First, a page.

The Final Destination (2009) A guy has a vision about himself and his friends getting killed at a racetrack, so he drags them out of there, along with a few other people. But Death is still after them, and it’s going to get them in the most absurd ways imaginable, usually through something flying at them or by something long and pointy, using the film’s 3D to it’s full potential. I adore the entire Final Destination series, and this entry stands tall as my favorite because it’s the breeziest and the trashiest. The plot rushes along, reaching the incredibly satisfying climax in a mere 80 minutes, not wasting time with things like character development. The film is strictly concerned with just one thing, creative and knowingly hilarious death scenes. Like a pebble shooting through a woman’s face, a man being sliced up through a fence, or a pool drain sucking out someone’s insides through their asshole. More than any other film in the series, this one joyously celebrates it’s absurd deaths. I saw this in the theater when it came out, and there is a sequence that takes place in a movie theater showing a 3D movie, where a character exclaims “This is where I’m supposed to be. I was meant to see this movie.” mimicking my exact feelings in that moment. This movie seemed to have been made just for me, and I was meant to fucking see it. It does lose something on video without the 3D (and I swear the effects looked better in the theater), but it still can’t be beat for its sense of brilliantly lighthearted, gory fun.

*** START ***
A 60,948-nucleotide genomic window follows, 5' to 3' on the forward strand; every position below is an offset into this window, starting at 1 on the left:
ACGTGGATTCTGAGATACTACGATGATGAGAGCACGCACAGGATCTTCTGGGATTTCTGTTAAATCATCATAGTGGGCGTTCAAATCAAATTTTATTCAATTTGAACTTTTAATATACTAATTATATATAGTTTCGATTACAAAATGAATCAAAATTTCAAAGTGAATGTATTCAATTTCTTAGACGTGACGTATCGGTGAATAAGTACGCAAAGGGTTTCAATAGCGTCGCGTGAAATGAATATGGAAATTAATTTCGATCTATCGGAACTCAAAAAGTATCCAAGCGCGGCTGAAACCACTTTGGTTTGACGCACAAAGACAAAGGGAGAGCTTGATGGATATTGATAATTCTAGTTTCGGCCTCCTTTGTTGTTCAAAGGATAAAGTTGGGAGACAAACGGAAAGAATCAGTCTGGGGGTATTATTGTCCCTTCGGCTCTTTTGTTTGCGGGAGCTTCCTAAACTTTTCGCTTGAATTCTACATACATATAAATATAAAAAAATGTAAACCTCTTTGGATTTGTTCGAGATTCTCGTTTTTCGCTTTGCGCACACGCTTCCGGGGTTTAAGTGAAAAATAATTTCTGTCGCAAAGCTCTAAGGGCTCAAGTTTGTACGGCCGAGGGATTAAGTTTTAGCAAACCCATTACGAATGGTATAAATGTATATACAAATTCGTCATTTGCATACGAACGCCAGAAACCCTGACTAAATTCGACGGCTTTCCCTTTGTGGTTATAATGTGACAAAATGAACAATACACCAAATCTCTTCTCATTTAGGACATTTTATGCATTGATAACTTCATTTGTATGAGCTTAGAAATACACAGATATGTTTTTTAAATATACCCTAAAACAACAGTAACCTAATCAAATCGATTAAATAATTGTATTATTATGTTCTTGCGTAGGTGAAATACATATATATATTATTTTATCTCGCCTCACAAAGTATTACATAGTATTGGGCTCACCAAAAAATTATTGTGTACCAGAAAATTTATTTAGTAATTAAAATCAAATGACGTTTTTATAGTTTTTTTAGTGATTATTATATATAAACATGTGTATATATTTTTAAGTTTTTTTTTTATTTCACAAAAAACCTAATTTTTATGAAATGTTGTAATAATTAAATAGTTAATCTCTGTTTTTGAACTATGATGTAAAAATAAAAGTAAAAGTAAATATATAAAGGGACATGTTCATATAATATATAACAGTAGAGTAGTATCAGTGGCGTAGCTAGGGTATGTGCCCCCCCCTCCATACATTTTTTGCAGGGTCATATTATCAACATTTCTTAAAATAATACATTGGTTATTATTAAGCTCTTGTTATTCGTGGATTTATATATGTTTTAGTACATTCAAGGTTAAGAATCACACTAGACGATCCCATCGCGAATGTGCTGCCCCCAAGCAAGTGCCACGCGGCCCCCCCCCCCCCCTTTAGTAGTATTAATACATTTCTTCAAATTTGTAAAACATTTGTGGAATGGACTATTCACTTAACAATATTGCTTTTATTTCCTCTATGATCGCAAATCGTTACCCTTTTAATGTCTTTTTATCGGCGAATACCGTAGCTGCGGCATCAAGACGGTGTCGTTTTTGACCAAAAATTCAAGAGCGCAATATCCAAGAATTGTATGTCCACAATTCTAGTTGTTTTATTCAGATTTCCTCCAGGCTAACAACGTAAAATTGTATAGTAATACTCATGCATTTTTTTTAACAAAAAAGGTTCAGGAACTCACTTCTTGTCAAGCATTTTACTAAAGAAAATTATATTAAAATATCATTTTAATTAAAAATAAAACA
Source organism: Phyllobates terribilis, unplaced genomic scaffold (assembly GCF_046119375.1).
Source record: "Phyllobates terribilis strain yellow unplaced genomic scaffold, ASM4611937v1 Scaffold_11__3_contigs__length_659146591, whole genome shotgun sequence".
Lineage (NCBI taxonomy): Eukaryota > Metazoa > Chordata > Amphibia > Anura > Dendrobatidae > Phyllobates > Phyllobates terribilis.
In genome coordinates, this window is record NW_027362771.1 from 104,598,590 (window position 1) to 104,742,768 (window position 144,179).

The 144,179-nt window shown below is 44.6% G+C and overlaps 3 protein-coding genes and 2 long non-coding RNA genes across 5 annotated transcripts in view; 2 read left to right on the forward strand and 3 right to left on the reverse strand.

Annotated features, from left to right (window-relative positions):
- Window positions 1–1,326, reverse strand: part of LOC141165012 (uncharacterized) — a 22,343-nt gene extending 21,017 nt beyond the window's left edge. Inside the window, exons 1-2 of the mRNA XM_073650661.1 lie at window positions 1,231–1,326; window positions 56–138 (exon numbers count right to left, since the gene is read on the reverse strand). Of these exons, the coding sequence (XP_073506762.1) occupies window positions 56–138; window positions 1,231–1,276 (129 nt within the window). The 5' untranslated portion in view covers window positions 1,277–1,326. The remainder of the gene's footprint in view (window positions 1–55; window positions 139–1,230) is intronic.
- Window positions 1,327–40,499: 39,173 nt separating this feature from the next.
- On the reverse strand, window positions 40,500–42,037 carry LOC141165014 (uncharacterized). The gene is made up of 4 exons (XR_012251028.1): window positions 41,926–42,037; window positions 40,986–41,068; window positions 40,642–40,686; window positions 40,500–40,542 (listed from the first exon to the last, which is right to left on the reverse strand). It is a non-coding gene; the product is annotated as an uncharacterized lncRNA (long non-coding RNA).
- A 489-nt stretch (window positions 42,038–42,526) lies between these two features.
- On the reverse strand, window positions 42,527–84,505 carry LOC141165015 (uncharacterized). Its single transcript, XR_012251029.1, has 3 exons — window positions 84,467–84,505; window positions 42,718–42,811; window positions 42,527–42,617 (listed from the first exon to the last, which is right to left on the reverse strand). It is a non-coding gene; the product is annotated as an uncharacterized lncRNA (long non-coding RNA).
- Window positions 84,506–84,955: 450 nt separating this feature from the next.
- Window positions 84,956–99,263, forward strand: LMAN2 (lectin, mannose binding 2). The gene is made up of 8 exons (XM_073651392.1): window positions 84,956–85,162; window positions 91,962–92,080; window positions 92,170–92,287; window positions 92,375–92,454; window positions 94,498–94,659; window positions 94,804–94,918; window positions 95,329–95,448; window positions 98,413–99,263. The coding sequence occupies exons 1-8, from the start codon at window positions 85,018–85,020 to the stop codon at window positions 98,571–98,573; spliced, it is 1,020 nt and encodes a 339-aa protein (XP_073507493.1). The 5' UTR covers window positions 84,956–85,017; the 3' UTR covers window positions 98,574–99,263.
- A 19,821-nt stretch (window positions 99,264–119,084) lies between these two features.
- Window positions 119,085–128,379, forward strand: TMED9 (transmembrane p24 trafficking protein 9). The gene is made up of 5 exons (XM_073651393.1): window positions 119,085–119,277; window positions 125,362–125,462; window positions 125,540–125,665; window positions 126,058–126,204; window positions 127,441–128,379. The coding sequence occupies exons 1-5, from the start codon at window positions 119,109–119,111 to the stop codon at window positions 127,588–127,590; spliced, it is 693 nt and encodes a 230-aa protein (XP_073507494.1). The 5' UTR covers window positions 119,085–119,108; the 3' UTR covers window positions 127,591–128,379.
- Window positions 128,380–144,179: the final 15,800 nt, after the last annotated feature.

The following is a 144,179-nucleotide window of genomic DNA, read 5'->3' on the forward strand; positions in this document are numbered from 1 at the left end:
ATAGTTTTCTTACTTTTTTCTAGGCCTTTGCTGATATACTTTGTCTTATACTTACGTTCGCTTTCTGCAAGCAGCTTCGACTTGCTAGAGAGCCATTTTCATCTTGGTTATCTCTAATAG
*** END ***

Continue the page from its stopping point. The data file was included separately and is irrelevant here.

Killer Condom (1996) This film is notable, firstly, because it takes place in New York City, but is spoken entirely in German, and the lead character is supposed to be Italian. But perhaps more importantly, this film is notable because as far as I know, it is the very first overtly gay horror movie. Many people may be thrown off by the cheesy title, and although it is quite literally about condoms with teeth that bite off men’s dicks, usually causing them to bleed to death, it actually plays out fairly straight-laced (for lack of a better term), with minimal campiness. There’s no hammy overacting or bad slapstick here. It’s a regular detective story, clearly rooted in film-noir, with a sharp comic sensibility, and a lead character (a tough, chubbier Dirty Harry type) who happens to be gay. The killer condoms seem to strike exclusively at a seedy hotel frequented by various sexual deviants, and the detective takes a special interest in the case when he has a personal encounter with one, while in a room with a male hustler. It all ends with a heartfelt speech about being yourself, and a happy ending for the lovestruck detective and the hustler. Go ahead and watch this one barebacked, because all it tested positive for is Extremely Underrated.